In February, China’s top legislature, the Standing Committee of the National People’s Congress, acknowledged that the source of the coronavirus was likely to be linked to the consumption of wild animals.

Eva Izquierdo explores Europe’s place in the international illegal wildlife trade, and points to what needs to be done.

China has decided to crack down on the illegal wildlife trade and ordered the closure of its ‘wet markets’ where wild animals are sold alive and dead for human consumption. The current COVID-19 is only the latest of several fatal pandemics and severe human illnesses whose source is believed to be a virus which jumped from wild animals to humans. In November 2002, an outbreak of severe acute respiratory syndrome (SARS) spread to 29 countries

In the wake of the COVID-19 pandemic, the acting Executive Secretary of the UN Convention on Biological Diversity, Elizabeth Maruma Mrema, stressed that many communities around the world, in particular in low-income rural areas, depend on wild animals for their livelihoods. She advises that while balancing the needs of those communities, the world needs to focus on tackling illegal wildlife trade.

China is not the only important market for illegal wildlife. Despite its comprehensive legal framework, the European Union is an important final market for illegally traded wildlife. The EU’s significance as a market for illegal wildlife products is detailed in the annual reports of large seizures which the European Commission has requested yearly since 2011.

The main wild commodities imported illegally into the EU between 2011 and 2014 include medicinal products derived from plants and animals, including seahorses musk deer and pangolins (which may have been an intermediate transmitter of the coronavirus from bats to humans); live and dead reptiles, especially tortoises, but also lizards, chameleons, snakes, iguanas and geckos; live birds and eggs (avian influenza is carried by numerous species of birds and poultry); as well as mammal bodies, parts and derivatives (skins in particular), including bears, wolves, big cats and bush meat.

Distribution across commodity groups of international seizure records of species mentioned in the Annexes to Council Regulation (EC) No 338/97, reported by EU countries, 2014

Source: Briefing prepared by TRAFFIC for the European Commission.

Combating crimes against nature

Acknowledging that the EU is also a major market for wildlife products, the European Commission made unprecedented efforts to raise the awareness of business, consumers and the general public about the features and scale of wildlife trafficking in Europe. In February 2016, the European Commission adopted the EU Action Plan against Wildlife Trafficking which sets out a comprehensive blueprint for fighting wildlife trafficking inside the EU and for strengthening the EU’s role in the global fight against these illegal activities. The plan has three main strands: better enforcement, enhanced cooperation, and more effective prevention.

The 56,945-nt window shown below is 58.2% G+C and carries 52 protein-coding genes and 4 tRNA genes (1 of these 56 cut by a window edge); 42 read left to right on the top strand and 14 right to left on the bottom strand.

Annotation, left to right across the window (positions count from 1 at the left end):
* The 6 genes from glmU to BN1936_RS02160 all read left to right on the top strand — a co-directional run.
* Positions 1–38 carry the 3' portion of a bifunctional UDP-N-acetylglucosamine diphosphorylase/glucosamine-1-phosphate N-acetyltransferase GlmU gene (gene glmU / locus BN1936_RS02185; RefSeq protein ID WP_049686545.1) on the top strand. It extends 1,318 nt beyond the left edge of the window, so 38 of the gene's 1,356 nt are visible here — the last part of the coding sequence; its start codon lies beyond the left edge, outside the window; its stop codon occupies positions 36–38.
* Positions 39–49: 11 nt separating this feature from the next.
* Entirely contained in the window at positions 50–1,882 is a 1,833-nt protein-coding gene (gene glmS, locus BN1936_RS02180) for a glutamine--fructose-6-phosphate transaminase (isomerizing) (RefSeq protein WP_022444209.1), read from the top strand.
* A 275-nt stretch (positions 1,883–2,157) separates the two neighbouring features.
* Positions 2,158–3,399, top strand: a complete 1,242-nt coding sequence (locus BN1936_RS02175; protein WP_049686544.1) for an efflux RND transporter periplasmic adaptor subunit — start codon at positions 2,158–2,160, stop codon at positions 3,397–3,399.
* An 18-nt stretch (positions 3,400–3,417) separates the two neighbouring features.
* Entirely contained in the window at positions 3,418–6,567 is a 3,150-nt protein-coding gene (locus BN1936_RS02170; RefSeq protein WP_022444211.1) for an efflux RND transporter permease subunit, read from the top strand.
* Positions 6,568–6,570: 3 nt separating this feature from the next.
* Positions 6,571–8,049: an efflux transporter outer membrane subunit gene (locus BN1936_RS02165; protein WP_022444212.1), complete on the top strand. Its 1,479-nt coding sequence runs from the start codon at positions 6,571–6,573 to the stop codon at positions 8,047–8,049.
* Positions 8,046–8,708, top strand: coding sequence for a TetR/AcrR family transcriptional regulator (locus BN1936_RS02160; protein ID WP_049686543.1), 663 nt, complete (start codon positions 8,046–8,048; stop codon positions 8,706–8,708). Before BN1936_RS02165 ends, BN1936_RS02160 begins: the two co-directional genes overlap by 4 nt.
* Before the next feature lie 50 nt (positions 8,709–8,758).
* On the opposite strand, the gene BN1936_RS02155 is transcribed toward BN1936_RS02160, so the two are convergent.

Despite successfully raising the profile of wildlife trafficking to a priority issue, the action plan has had no perceptible impact.

TRAFFIC, the EU’s wildlife trade monitoring network, recently issued a report compiling the data of all seizures which fall under the Convention on Trade in Endangered Species (CITES) for 2018, which shows that the demand in the EU for wildlife species did not change from when the first data was gathered in 2011.

An overview of seizures of January to December 2018. Source: TRAFFIC report

In addition to being an import market, the EU is also a source region for some endangered species, including European Eels (Anguilla Anguilla). For instance, in the period 2016-17, 48 people were arrested and 4,000 kg of live juvenile eels, worth about €4 million, were seized.

Easy money

The scale of wildlife trafficking. Source: European Commission.

Illegal wildlife trafficking has become one of the world’s most lucrative organised criminal activities, which the European Commission estimates that is worth up to €20 billion a year globally.

Worldwide, the illegal wildlife trade has grown exponentially in recent years because it is considered a low risk-high return activity. In addition, not all illicit wildlife entering Europe is destined for European markets, with the EU often acting as a staging post. Enforcement bodies often seize pangolins, seahorses, ivory or shark fins coming from Africa and whose final destination is China. This transit flow could increase on the back of the recent Chinese ban.

The EU must remain vigilant and multiply its efforts to halt and reverse illegal wildlife trafficking. Not only is this lucrative trade risky for human health, it also directly undermines EU policies to support sustainable development worldwide, particularly the Sustainable Development Goals related to protecting global biodiversity and ecosystems, as well as efforts to strengthen good governance.

“Wildlife trafficking today is not only bringing some iconic species to the brink of extinction, but also hindering sustainable development worldwide as well as good governance”, a European Commission analysis concluded. In some African regions, for example, illegal wildlife trafficking threatens national security and fuels conflicts by providing funding to militias and terrorist groups.

For these reasons, the EU should effectively enforce and reinforce the measures contained in the EU Action Plan against Wildlife Trafficking, which is currently being evaluated and shall be revised by 2021 as well as making a strong commitment  in the upcoming EU Biodiversity Strategy.

Cover picture by Shukran888 – A Philippine Pangolin pup nudges its mother, rolled up in a protective ball. Photographed in the forests of Palawan. Pangolins are often referred to as the world’s most trafficked animal.

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